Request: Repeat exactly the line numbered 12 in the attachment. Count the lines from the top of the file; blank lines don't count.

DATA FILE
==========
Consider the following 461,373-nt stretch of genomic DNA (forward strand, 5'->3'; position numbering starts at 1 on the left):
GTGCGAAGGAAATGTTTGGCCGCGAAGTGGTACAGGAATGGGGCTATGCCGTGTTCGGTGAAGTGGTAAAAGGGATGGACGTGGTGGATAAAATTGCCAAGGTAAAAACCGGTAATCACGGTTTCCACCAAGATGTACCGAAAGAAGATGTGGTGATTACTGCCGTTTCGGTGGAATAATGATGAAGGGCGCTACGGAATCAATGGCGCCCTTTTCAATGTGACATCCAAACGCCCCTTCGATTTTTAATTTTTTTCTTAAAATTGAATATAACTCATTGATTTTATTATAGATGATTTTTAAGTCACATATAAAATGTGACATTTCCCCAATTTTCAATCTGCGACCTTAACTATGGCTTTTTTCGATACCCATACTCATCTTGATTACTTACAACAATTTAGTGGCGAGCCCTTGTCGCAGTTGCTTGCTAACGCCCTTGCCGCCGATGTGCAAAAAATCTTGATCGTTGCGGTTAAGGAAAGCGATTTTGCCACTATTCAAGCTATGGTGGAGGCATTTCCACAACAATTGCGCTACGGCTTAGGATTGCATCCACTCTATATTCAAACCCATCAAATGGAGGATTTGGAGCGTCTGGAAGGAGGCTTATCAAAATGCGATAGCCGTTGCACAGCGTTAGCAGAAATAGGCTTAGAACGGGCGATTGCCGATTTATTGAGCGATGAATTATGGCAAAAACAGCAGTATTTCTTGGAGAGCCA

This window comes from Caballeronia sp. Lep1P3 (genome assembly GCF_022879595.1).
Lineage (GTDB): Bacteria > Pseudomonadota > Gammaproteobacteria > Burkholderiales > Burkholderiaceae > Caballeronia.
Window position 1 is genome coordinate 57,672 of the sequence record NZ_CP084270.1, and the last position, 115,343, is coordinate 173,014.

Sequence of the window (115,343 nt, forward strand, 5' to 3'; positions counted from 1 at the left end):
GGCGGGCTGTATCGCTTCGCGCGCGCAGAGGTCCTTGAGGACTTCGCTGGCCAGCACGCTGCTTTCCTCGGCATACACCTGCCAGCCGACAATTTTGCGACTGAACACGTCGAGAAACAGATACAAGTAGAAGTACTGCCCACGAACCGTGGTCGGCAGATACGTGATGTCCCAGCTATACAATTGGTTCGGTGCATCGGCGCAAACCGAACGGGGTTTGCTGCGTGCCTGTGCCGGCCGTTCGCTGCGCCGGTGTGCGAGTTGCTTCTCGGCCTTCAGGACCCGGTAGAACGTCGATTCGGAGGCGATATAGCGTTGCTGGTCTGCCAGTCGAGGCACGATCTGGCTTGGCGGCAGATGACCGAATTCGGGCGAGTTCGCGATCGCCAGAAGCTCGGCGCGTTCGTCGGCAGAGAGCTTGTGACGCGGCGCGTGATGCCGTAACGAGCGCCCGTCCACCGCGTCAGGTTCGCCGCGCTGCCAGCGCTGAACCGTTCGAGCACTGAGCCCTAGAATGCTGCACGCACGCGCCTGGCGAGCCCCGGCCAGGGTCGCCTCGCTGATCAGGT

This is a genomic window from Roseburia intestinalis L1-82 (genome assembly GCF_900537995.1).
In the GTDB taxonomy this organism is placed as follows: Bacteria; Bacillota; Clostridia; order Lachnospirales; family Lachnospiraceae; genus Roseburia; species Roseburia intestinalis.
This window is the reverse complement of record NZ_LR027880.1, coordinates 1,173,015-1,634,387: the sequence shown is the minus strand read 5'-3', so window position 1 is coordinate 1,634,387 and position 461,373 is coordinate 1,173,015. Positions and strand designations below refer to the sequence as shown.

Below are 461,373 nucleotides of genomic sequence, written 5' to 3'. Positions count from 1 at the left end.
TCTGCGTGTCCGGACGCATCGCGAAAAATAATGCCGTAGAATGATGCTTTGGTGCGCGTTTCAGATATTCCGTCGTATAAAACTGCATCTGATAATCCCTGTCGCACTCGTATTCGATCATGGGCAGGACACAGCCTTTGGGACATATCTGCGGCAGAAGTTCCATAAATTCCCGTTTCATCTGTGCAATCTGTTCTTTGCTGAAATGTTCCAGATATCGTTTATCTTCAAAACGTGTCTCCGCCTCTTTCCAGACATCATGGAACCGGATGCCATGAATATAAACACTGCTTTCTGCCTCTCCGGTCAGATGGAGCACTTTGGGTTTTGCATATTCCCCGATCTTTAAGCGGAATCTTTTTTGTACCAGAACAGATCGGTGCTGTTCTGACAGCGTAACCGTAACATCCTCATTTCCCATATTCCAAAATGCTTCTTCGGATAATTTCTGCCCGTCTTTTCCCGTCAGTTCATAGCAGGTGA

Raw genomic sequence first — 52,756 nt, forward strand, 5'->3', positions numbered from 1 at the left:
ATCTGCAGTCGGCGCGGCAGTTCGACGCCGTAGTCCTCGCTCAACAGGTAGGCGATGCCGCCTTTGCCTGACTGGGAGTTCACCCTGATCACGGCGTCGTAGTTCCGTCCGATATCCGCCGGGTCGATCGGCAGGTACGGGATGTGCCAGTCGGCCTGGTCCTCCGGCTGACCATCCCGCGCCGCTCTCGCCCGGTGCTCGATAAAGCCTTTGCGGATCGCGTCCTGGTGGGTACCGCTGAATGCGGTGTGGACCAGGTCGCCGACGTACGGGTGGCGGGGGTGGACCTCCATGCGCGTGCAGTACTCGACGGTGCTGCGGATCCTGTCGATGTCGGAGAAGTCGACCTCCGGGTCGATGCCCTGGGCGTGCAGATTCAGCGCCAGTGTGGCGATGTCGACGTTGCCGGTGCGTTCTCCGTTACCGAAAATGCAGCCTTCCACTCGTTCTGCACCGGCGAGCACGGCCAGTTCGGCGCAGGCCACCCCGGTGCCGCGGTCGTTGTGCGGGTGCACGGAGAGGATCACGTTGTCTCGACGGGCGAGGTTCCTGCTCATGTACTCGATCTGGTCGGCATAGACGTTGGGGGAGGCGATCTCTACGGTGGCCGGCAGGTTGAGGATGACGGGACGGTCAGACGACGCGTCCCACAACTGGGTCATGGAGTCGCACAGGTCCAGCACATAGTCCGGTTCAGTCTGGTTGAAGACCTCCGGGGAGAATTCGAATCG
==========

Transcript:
TCTGCGTGTCCGGACGCATCGCGAAAAATAATGCCGTAGAATGATGCTTTGGTGCGCGTTTCAGATATTCCGTCGTATAAAACTGCATCTGATAATCCCTGTCGCACTCGTATTCGATCATGGGCAGGACACAGCCTTTGGGACATATCTGCGGCAGAAGTTCCATAAATTCCCGTTTCATCTGTGCAATCTGTTCTTTGCTGAAATGTTCCAGATATCGTTTATCTTCAAAACGTGTCTCCGCCTCTTTCCAGACATCATGGAACCGGATGCCATGAATATAAACACTGCTTTCTGCCTCTCCGGTCAGATGGAGCACTTTGGGTTTTGCATATTCCCCGATCTTTAAGCGGAATCTTTTTTGTACCAGAACAGATCGGTGCTGTTCTGACAGCGTAACCGTAACATCCTCATTTCCCATATTCCAAAATGCTTCTTCGGATAATTTCTGCCCGTCTTTTCCCGTCAGTTCATAGCAGGTGA